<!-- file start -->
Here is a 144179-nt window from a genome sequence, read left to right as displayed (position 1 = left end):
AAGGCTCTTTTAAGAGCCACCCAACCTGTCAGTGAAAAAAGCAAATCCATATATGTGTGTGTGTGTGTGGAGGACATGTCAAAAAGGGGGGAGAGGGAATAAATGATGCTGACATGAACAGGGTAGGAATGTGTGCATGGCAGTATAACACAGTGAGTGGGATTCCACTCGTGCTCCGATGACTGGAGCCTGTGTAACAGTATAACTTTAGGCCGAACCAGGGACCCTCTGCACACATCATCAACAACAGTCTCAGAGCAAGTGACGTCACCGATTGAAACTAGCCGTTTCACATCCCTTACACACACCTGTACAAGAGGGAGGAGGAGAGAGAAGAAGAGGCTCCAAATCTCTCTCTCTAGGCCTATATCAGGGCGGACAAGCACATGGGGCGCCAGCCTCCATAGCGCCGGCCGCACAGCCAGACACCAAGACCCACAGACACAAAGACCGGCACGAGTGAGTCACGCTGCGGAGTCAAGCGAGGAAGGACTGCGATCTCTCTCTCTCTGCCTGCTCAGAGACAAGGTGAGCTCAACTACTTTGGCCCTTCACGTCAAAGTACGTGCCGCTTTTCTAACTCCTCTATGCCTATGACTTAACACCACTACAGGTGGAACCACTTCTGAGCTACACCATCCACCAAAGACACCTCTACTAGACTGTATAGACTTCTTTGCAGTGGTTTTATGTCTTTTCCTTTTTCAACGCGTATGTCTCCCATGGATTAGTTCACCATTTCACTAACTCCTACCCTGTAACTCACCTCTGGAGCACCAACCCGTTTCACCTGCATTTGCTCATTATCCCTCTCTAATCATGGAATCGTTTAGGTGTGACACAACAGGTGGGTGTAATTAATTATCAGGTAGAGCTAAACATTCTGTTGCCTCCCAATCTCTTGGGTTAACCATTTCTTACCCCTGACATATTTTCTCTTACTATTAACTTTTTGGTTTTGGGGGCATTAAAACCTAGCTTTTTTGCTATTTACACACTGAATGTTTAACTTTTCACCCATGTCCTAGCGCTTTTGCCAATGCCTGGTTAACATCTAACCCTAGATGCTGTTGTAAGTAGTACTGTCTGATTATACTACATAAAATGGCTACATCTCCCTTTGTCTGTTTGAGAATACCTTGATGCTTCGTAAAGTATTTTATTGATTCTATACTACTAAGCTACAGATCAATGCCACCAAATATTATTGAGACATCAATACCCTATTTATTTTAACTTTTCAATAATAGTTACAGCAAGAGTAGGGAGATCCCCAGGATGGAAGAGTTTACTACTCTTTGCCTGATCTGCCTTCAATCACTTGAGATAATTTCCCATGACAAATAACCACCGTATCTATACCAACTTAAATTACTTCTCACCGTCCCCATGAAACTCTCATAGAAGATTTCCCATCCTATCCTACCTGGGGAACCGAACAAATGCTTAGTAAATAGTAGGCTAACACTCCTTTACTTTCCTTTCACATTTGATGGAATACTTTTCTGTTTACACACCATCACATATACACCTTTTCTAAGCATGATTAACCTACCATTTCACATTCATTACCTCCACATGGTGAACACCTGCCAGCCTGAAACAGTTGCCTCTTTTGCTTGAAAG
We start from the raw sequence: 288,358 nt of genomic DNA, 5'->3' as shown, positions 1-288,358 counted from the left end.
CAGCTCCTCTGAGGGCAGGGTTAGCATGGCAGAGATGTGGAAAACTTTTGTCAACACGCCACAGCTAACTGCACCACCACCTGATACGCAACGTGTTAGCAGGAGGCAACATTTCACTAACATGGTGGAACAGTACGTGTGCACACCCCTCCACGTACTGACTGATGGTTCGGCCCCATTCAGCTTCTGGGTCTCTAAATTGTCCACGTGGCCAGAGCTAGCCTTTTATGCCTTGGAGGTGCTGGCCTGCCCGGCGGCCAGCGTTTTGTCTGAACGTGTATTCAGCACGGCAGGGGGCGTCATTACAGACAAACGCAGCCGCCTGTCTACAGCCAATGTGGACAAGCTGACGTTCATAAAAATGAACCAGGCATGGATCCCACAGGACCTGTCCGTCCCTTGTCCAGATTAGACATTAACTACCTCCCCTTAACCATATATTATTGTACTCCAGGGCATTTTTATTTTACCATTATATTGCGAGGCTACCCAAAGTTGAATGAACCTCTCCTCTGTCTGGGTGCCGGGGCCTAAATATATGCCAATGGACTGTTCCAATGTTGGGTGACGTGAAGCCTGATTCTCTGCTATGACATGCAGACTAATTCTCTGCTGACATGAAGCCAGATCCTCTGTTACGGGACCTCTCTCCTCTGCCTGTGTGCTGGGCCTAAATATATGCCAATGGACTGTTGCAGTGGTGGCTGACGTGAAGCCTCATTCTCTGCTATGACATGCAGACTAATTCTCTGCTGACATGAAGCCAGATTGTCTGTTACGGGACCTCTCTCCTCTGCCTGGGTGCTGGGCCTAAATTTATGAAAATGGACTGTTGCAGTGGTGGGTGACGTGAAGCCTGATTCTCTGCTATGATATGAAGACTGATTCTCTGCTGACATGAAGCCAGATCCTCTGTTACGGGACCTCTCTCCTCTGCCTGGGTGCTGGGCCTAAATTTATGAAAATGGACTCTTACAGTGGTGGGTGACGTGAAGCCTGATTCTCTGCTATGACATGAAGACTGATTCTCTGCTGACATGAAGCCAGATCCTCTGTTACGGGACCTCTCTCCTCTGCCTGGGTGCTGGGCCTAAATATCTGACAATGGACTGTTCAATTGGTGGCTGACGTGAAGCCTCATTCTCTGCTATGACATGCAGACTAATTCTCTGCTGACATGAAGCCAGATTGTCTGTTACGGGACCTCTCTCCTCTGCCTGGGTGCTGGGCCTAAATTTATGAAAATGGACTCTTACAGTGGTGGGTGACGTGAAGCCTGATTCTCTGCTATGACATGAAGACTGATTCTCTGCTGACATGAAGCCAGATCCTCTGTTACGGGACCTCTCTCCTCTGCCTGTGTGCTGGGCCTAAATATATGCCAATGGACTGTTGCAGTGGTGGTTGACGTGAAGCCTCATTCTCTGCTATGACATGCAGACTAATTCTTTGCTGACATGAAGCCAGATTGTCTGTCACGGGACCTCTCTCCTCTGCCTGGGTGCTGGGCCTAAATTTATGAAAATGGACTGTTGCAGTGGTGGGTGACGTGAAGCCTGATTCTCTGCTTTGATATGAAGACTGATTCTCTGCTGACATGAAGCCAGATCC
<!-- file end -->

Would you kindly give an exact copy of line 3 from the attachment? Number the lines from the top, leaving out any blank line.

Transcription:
We start from the raw sequence: 288,358 nt of genomic DNA, 5'->3' as shown, positions 1-288,358 counted from the left end.